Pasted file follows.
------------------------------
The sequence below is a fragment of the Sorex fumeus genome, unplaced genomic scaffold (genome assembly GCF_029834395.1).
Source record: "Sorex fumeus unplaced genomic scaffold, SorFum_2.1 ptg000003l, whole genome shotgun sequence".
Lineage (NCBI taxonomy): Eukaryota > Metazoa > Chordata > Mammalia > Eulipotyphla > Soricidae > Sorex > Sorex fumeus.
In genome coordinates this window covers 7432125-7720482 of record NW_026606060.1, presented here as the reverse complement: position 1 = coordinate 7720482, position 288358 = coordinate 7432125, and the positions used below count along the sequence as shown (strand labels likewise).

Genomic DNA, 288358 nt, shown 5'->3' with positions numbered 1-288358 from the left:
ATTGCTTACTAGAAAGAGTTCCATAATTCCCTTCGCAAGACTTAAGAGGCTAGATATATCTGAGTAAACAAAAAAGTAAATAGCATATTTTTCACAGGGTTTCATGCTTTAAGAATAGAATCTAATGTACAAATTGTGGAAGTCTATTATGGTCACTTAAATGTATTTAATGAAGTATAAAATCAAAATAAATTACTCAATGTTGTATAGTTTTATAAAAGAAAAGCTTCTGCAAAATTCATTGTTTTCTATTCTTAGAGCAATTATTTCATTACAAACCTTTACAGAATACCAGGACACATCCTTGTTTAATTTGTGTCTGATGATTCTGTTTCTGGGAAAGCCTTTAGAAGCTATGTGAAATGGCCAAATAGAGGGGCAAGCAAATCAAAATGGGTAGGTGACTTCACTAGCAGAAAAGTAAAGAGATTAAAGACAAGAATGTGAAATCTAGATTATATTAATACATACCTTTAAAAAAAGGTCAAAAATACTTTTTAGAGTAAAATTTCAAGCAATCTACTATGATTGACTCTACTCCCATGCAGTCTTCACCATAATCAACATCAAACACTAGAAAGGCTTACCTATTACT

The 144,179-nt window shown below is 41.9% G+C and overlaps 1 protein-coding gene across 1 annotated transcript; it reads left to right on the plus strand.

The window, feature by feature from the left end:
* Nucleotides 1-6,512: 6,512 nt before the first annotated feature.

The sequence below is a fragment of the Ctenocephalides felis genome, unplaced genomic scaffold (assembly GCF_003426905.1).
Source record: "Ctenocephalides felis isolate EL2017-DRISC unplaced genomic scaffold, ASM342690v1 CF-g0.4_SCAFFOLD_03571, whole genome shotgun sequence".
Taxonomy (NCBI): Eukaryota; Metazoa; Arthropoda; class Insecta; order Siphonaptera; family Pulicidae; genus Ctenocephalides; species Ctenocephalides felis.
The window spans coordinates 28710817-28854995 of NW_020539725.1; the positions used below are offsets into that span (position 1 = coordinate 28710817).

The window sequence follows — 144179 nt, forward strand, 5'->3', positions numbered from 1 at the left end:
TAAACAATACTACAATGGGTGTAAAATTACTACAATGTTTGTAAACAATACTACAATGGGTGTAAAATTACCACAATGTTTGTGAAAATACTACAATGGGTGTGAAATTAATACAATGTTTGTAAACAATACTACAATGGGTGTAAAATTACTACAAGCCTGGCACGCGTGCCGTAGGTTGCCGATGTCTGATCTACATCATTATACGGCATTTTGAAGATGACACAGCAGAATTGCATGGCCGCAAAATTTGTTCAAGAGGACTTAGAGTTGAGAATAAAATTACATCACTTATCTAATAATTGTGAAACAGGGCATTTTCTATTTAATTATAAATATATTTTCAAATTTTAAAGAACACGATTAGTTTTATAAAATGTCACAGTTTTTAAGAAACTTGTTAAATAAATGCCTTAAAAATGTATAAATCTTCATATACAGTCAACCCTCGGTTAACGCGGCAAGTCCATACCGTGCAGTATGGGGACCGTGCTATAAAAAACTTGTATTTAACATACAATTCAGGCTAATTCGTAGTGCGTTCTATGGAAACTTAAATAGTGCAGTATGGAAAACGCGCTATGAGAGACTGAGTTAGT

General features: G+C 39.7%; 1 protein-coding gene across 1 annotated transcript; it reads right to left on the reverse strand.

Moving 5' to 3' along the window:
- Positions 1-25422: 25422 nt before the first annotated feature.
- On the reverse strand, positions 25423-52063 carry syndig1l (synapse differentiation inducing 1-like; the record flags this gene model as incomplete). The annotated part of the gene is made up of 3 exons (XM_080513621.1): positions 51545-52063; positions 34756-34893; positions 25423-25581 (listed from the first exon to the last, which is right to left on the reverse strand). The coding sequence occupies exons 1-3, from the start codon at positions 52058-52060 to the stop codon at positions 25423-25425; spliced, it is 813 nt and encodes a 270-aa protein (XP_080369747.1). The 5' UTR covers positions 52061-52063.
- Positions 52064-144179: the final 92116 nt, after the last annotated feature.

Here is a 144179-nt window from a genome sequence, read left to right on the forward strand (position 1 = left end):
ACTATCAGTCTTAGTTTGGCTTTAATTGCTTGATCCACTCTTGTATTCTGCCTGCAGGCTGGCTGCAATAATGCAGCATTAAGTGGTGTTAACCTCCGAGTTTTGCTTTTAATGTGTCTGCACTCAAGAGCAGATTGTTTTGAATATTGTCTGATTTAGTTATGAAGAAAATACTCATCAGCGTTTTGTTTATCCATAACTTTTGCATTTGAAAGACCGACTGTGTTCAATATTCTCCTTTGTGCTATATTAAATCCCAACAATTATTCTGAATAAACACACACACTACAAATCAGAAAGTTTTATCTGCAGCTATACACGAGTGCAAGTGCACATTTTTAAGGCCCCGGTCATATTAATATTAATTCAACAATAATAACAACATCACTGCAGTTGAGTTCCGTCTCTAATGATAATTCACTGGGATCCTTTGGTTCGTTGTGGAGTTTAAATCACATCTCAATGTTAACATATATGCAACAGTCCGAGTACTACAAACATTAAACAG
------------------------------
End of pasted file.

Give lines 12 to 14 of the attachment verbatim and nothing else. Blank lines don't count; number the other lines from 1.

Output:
Taxonomy (NCBI): Eukaryota; Metazoa; Arthropoda; class Insecta; order Siphonaptera; family Pulicidae; genus Ctenocephalides; species Ctenocephalides felis.
The window spans coordinates 28710817-28854995 of NW_020539725.1; the positions used below are offsets into that span (position 1 = coordinate 28710817).

The window sequence follows — 144179 nt, forward strand, 5'->3', positions numbered from 1 at the left end: